It looks a little silly at first glance, a compact mid-Eighties Mercedes sedan with fender flares and wings bolted to it. The
modified Mercedes 190E 2.3-16v set the template for an entire generation of The Fast and The Furious-inspired cars.
This hot rod sedan may seem a bit out of character for Mercedes, especially in its wildly aggressive final form, but it’s got a very important place in the flow of automotive history: many people agree that this is the car that officially kicked off the German horsepower wars. It’s definitely responsible for the BMW M3, because BMW put that car on the road as a direct response to the 190E 2.3-16v.
As with many car stories, it all begins with racing. Mercedes started out looking for a sensible replacement for the 450SLC that was its entry in international rally racing. Teaming up with Cosworth was a sensible way to go about it, and the W201-chassis 190E underwent a comprehensive makeover in 1984. And then the Audi Quattro happened. The all-wheel drive car took the rally world by storm, so Mercedes changed its focus to the German Touring Car Championship. The 190E was modified and did a successful turn in the series, racking up 42 victories over its life span. As regulations required, the car was also homologated for road use, resulting in the 190E 2.3-16v Cosworth.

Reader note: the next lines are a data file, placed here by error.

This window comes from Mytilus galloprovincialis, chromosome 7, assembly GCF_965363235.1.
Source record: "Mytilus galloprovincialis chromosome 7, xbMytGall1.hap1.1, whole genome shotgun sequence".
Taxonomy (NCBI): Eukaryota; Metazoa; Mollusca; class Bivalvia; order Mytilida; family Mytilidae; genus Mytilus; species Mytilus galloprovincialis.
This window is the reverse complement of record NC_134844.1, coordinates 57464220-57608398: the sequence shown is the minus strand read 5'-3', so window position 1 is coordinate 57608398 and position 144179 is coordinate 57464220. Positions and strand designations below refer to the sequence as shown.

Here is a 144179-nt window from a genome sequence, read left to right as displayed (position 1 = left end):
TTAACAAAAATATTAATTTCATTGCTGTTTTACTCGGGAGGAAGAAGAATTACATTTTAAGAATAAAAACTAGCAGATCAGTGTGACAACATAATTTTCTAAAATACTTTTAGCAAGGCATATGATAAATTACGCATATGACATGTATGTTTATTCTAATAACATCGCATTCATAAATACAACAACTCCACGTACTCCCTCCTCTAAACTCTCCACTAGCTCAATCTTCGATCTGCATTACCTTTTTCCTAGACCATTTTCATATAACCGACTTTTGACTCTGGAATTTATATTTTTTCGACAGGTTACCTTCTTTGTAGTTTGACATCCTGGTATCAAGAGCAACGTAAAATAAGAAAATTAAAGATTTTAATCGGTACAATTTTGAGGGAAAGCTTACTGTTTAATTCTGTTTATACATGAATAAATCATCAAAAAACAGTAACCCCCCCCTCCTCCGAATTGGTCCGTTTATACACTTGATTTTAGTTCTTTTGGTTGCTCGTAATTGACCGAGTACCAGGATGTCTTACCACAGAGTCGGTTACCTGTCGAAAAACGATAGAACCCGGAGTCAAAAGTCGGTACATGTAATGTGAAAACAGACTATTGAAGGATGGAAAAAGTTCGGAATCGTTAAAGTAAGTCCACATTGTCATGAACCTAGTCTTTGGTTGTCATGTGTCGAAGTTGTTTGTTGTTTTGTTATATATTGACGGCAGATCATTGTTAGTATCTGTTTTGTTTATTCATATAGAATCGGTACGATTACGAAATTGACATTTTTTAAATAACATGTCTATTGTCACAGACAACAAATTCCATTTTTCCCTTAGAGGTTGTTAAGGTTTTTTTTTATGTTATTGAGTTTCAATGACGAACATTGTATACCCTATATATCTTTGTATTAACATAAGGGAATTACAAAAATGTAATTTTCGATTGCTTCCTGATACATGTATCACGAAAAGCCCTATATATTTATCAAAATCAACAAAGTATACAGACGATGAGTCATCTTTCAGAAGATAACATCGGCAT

And with that, a long-standing competition was born. As BMW developed the M3, the 190E 2.3-16v became more extreme as well. In its final form in 1990 as the 190E 2.5-16v Evo II, it looked and sounded like a DTM car for the street. Though the 190E 2.3-16v was only officially sold in the United States in 1986 and 1987, the hot-rodded 190E models helped to spawn a generation of legendary super-sedans.
Continue reading to learn more about the Mercedes Benz 190E 2.3-16V.